Urban Planning Helps to Control Air Quality for Chinese Cities
Yuan Man guest blogs about a recent article in the Journal of Planning Education and Research.
What is the relationship between urban planning and air quality in China? Rapid growth and greatly expanded motor vehicle ownership and usage have contributed to serious air pollution across China. In 2013, 96 percent of key cities did not meet the national ambient air quality standard. In 2014 alone, Beijing endured more than 20 days with almost ten times the national ambient air quality limit, causing public health issues. Scholars from Huazhong University of Science and Technology and the University of North Carolina at Chapel Hill recently published a paper in the Journal of Planning Education and Research evaluating this question.
Based on evidence gathered from 157 Chinese cities, the study analyzed the effects of aspects of urban form metrics on concentrations of ambient pollutants (PM2.5, PM10, NO2, SO2, CO, and O3). Six urban form metrics were calculated using data from nighttime light images, land use, LandScan population, Baidu points of interest (POI) and others sources. These are population density, degree of centering, land use mix, street accessibility, shape complexity, and urban continuity. Linear regressions were used to evaluate the effects of urban form metrics on concentrations of six air pollutants after controlling for socioeconomic factors such as GDP, industrial emissions and meteorology.
The study finds that greater population density, more centralized development and better street accessibility have a significant correlation with lower concentrations of air pollutants, and that higher levels of urban sprawl may have a negative impact on air quality. Population density is negatively associated with concentrations of PM2.5, PM10 and O3, because higher densities may reduce per capita emission by decreasing automobile dependence and travelling distance. More centering and subcentering in urban areas help to improve air quality, because less centralized development may increase travelling distances between urban centers and different destinations. Better street accessibility could reduce traffic congestions and increase vehicle speeds, thus reducing vehicle emissions. Higher urban continuity is associated with higher concentrations of air pollutants, which may be caused by non-emission-based mechanisms such as urban heat island effect or pollutant dispersion.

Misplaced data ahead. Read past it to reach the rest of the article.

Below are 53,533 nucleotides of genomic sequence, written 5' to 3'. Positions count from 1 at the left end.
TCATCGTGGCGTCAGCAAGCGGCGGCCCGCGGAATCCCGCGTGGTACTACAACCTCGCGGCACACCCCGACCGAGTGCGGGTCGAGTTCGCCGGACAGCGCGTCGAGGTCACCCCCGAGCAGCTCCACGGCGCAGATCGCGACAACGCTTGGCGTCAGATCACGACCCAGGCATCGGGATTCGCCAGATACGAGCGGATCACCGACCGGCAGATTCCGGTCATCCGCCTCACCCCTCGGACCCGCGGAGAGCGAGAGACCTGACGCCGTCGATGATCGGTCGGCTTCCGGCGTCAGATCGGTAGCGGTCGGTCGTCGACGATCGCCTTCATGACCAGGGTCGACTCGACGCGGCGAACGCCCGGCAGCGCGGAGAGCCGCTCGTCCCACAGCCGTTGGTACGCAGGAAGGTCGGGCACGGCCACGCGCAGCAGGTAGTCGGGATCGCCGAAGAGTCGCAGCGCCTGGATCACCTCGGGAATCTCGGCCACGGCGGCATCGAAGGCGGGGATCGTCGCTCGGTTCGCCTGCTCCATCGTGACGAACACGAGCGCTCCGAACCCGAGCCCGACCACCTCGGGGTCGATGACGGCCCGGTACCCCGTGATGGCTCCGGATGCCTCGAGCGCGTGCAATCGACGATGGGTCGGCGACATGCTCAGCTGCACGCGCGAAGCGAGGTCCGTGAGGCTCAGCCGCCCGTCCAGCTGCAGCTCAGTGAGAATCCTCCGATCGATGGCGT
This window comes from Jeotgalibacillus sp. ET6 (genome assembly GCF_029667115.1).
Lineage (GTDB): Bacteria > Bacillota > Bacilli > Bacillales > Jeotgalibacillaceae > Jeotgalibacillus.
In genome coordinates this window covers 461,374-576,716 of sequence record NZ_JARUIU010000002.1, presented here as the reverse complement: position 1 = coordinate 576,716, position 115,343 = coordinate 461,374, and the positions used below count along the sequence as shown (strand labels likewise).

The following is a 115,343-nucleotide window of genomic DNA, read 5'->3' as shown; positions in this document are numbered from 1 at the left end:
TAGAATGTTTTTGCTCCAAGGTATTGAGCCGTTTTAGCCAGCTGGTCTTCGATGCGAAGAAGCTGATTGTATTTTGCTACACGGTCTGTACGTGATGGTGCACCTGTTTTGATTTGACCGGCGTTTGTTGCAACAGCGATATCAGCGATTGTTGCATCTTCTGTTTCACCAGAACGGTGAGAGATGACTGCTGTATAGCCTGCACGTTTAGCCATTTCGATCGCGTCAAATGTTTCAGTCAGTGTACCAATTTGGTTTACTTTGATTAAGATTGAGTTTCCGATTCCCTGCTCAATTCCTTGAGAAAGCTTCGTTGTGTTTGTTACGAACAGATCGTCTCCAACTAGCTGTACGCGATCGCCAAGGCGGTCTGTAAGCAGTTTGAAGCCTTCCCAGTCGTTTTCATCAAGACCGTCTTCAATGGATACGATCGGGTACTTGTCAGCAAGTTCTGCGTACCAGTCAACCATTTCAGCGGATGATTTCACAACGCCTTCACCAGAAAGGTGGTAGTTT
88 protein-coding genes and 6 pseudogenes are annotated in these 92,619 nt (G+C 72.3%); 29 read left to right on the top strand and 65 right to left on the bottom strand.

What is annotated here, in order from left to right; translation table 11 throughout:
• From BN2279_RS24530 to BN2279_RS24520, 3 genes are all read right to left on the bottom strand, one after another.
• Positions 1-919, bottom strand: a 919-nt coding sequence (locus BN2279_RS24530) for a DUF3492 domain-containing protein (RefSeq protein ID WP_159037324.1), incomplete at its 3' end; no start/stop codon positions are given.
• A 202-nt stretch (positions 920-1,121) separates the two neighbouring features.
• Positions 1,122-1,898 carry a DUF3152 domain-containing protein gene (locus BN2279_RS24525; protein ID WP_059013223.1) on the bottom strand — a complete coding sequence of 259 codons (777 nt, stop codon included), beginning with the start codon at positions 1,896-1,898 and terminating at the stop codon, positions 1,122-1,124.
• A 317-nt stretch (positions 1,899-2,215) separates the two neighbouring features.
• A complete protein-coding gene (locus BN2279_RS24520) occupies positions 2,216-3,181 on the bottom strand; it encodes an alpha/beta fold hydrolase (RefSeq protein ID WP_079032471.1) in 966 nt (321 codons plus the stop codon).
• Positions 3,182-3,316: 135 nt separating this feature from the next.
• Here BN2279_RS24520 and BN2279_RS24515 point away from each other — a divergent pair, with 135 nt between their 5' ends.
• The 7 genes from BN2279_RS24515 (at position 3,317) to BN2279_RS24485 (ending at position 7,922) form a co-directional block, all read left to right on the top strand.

“The influence of urban form on pollution,” write the authors, “is comparable to the effects of other factors like weather conditions.” Although population densities of Chinese cities are much higher than American cities, urban sprawl is becoming increasing common in China. Cities with urban sprawl are more likely to contain higher levels of air pollution, which should draw wide attention from local governments and planners in China. “These findings indicate that urban form could play a modest, but important, role in improving air quality for Chinese cities.” Lessons from Chinese cities could provide some implications for urban planning in developing countries.
Open Access Until December 7th, 2017